Flood Ready Vermont website
Along with unprecedented damages to Vermont from Tropical Storm Irene in 2011, extreme flooding conditions occur regularly across the state. The Flood Ready Vermont website describes the urgency for preparing for flooding at the community level, and provides tools and resources for adaptation and flooding resilience.
The comprehensive website offers:
- Details on the dangers of flooding and associated costs
- First steps in building a Community Risk Assessment
- Descriptions of Vermont’s River Corridors
- Methods for updating local plans including Municipal, Local Hazard Mitigation, and Local Emergencies Operations Plans
- Natural flood protection, defining the values of river corridors, floodplains, watersheds, forests, and stormwater management
- Support for improving flood resiliency of infrastructure
- Funding opportunities for both flood preparedness and recovery
Tools for determining a community’s risk of flooding are offered including Community Reports, and flood mapping tools. Community and regional reports can be generated for overall exposure to flooding, such as how many buildings are in the Special Flood Hazard Area, and whether a community is qualified for post-disaster support from the Emergency Relief and Assistance Fund. Various mapping tools are linked including the Vermont Flood Ready Atlas to view a community's risk, natural flood protection areas that should be preserved, and where is it safe and unsafe to develop.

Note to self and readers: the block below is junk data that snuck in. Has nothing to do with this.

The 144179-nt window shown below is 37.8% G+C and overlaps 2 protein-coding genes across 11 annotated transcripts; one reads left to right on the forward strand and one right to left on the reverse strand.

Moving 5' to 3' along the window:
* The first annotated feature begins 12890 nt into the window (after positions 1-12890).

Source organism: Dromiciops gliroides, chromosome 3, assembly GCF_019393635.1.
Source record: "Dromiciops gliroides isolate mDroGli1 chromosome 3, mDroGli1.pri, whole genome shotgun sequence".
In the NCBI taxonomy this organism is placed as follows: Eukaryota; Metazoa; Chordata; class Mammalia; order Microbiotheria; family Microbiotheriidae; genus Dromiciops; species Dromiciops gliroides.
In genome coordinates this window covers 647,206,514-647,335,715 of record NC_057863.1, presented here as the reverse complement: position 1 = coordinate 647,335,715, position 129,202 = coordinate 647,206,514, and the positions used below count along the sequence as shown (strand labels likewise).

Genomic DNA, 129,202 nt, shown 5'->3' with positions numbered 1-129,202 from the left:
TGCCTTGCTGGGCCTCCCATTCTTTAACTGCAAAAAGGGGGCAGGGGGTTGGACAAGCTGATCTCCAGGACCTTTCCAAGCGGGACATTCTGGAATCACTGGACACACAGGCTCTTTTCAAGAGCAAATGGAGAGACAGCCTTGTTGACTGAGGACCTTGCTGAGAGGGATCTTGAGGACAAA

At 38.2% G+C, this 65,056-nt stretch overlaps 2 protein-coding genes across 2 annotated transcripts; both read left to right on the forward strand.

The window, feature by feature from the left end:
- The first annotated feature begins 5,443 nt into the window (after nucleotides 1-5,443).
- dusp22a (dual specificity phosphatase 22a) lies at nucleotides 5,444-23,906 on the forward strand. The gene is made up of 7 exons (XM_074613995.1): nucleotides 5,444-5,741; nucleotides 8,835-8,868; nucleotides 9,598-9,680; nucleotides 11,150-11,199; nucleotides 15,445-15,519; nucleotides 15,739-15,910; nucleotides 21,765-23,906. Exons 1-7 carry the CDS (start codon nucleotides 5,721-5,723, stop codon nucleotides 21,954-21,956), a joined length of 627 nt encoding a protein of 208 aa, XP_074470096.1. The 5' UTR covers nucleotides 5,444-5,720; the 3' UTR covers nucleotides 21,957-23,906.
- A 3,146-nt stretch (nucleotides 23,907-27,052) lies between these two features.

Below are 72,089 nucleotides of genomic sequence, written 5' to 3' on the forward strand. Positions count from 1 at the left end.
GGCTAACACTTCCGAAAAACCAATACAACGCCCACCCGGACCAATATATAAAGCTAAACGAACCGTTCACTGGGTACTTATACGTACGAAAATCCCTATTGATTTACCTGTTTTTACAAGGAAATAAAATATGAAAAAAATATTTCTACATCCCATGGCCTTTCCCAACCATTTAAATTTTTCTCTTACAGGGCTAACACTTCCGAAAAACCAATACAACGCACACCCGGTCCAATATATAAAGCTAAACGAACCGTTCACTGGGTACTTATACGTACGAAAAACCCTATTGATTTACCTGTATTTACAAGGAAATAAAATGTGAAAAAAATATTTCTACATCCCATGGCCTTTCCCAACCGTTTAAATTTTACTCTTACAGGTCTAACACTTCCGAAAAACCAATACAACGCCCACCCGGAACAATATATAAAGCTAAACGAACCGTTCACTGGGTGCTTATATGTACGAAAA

Reasons for “acting now” to prepare for flooding events, as paraphrased from the website, include:
1: State assistance increases when you act - Vermont communities rely on federal Public Assistance grants to repair damage after flooding, and communities will get a higher level of state funding if they have taken basic steps to avoid damage.
2: Weather is intensifying - Severe storms have gotten more common in Vermont and across the Northeast, and climate models suggest this trend will continue.
3: Planning ahead avoids crisis and cost - Even when flooding or an adaptation plan is not possible, communities can benefit from a single, well-planned project - like upsizing a bridge for example. Preventative or adaptive measures can help to protect public safety and avoid the greater costs of fixing damage after it occurs.
4: Mitigation funds come to those who plan - Vermont has received $40 million in federal Hazard Mitigation Grant Funds just since Irene, which is only available to towns that have an approved Hazard Mitigation Plan.
5: The best solutions may not be available in the future- Protecting intact floodplains and river corridors is the single most cost effective way to prevent future flood damage.
- State of Vermont
- Case study
- Education/training materials
- Tool (general)